Sep. 4  2010

AMD's Bobcat versus Intel's Atom

 by Hans de Vries

     The small size of AMD's Bobcat core on TSMC's 40nm process.


AMD's Ontario APU will be launched early 2011 using TSMC's 40nm bulk process. It's the first incarnation of AMD's new APU strategy of combining CPU and  GPU on the same die.

Striking is how very small the 40 nm Bobcat cores are, especially when compared those of the 45 nm Atom cores. At only 4.6 mm2 the Bobcat cores are less than half the size of the 9.7 mm2 Atom cores. It's not only the core logic, also the 512MB L2 caches of Ontario are significantly smaller as the equal sized Atom caches: 3.0 mm2 versus 4.4 mm2.

How is this possible? Have a look at the detailed  specifications of both CMOS processes. The TSMC 40nm document is a very extensive report from UBM Tech- Insight. It contains detailed photographs and measurements of an FPGA which is manufactured in TSMC's 40nm process. The second one stems from INTEL's own Technology Journal.

                                                TSMC's  40 nm process

                                                INTEL's  45 nm process

The most important process parameters which determine how dense you can route your circuits on silicon are given in the table at the right.

The contacted gate pitch  determines the minimum distance at which you can put two transistors together. This is especially important in very dense regular designs like SRAM arrays. Both Intel and TSMC claim a minimum contacted gate pitch of  160nm. (The UBM report shows a 167nm pitch)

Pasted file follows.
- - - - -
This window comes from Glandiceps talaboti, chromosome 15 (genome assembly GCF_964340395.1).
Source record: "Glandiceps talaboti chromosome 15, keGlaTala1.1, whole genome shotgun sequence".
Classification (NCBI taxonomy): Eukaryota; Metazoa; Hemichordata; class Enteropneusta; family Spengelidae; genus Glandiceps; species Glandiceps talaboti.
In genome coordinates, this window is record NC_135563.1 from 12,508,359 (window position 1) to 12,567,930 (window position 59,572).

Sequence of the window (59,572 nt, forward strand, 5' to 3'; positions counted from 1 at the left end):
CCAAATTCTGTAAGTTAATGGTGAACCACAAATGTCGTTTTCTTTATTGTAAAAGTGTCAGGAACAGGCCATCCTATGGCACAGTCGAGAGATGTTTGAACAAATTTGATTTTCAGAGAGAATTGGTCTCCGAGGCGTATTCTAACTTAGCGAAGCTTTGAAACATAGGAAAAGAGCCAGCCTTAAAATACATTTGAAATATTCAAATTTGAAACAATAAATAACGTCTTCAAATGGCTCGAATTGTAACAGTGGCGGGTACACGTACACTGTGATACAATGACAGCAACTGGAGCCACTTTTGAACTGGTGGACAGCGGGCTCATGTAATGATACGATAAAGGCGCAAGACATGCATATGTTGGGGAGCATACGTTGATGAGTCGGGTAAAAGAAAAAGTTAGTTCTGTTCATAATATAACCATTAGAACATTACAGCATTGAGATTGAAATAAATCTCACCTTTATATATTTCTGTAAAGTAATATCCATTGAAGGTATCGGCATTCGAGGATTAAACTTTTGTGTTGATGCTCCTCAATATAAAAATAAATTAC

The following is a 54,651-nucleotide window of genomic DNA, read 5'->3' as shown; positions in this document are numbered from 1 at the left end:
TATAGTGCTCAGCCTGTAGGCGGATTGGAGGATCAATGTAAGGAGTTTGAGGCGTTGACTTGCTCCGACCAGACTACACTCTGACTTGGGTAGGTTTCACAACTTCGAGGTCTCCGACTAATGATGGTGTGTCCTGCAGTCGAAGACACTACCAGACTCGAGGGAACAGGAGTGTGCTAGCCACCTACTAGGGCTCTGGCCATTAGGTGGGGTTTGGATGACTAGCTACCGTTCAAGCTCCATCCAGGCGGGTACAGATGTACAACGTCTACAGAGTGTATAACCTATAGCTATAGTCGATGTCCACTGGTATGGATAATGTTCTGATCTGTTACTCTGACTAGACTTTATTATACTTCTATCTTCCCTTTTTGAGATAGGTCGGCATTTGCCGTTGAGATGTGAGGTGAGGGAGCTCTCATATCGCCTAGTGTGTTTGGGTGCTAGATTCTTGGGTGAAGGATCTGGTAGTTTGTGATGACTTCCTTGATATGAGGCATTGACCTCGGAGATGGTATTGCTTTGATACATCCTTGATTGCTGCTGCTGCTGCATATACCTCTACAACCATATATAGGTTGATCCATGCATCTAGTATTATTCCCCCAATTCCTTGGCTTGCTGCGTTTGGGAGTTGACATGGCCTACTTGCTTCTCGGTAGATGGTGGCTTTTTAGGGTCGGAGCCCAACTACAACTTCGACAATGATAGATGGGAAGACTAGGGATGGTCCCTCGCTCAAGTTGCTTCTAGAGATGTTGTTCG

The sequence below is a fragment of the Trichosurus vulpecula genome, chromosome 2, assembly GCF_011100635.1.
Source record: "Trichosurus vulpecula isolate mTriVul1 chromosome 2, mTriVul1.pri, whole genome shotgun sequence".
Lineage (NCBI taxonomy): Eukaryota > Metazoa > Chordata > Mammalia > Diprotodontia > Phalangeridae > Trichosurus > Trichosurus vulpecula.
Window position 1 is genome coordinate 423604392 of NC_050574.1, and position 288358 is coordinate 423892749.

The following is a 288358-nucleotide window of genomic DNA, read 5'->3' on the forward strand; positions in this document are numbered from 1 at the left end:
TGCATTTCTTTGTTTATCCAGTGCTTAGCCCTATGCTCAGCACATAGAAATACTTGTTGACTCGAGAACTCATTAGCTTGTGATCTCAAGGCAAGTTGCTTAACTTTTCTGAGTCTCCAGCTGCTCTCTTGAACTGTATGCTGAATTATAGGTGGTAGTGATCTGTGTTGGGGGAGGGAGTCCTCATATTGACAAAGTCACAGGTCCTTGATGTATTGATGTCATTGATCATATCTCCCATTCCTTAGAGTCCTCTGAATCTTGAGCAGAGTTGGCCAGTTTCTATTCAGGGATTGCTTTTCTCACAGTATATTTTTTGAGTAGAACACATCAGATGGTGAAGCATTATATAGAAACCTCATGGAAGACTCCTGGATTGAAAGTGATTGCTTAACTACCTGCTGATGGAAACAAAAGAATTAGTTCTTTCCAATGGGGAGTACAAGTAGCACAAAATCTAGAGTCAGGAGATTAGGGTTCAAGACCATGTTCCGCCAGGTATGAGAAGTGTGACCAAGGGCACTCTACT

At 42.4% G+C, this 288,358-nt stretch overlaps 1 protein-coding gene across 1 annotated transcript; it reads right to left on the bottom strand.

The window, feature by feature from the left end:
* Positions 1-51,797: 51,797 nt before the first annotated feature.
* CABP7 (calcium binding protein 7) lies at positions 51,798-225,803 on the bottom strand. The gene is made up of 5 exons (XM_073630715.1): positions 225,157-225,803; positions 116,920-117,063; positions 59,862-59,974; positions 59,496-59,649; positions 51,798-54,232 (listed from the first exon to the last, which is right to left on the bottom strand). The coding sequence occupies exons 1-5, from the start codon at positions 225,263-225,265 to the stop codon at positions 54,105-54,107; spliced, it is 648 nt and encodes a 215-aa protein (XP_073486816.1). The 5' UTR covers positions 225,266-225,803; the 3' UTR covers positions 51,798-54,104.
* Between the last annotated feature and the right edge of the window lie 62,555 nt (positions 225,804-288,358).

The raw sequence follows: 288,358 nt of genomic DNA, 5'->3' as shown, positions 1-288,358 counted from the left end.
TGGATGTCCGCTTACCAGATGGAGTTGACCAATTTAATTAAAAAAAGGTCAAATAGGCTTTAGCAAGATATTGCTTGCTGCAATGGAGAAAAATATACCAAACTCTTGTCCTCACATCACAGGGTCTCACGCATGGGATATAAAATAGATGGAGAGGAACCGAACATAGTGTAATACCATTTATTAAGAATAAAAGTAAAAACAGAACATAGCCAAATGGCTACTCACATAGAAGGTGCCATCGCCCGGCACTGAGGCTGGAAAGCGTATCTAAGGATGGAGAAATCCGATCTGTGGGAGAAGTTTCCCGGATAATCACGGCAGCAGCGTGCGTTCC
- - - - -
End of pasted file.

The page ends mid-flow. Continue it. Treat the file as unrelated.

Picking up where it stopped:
More important however for dense routing is the metal interconnect which wires all the transistors together in actual circuits. It is here where TSMC excels. The first metal layer (M1), has a wire pitch of just 120nm, far smaller as the 160 nm pitch of Intel's process.

In fact, the 120nm is not far from the 112.5 nm metal 1 pitch of Intel's 32nm process.
This interconnect pitch is the hardest to achieve feature of the entire process. It requires the most from the lithography equipment.

120 versus 160 nm means that the routing density is about (160/120)2 = 1.78 times higher for the TSMC process which is clearly demonstrated in the ratio of the CPU core sizes. For dense regular designs like cache memory the interconnect is less important. Still the TSMC cache sram is  ~1.45 times denser.

This certainly also explains why the large GPU's from ATI and NVidia can reach such incredible transistor densities compared to the numbers where used to from the CPU world.

TSMC 40 nm

INTEL 45nm 
C. Gate pitch  167 nm
C. Gate pitch  160 nm
Metal  1 pitch  120 nm
Metal  1 pitch  160 nm
Metal  2 pitch  130 nm Metal  2 pitch  160 nm
Metal  3 pitch  130 nm Metal  3 pitch  160 nm
Metal  4 pitch  130 nm Metal  4 pitch  240 nm
Metal  5 pitch  180 nm Metal  5 pitch  280 nm
Metal  6 pitch  180 nm Metal  6 pitch  360 nm
Metal  7 pitch  200 nm Metal  7 pitch  560 nm
Metal  8 pitch  710 nm Metal  8 pitch  810 nm
Metal  9 pitch  710 nm
Metal 10 pitch  710 nm
Metal 11 pitch  710 nm


     Side by side CPU/GPU die compare:  TSMC 40nm versus Intel 45nm




     Side by side metal interconnect  compare:  TSMC 40nm versus Intel 45nm

Intel 45nm versus TSMC 40nm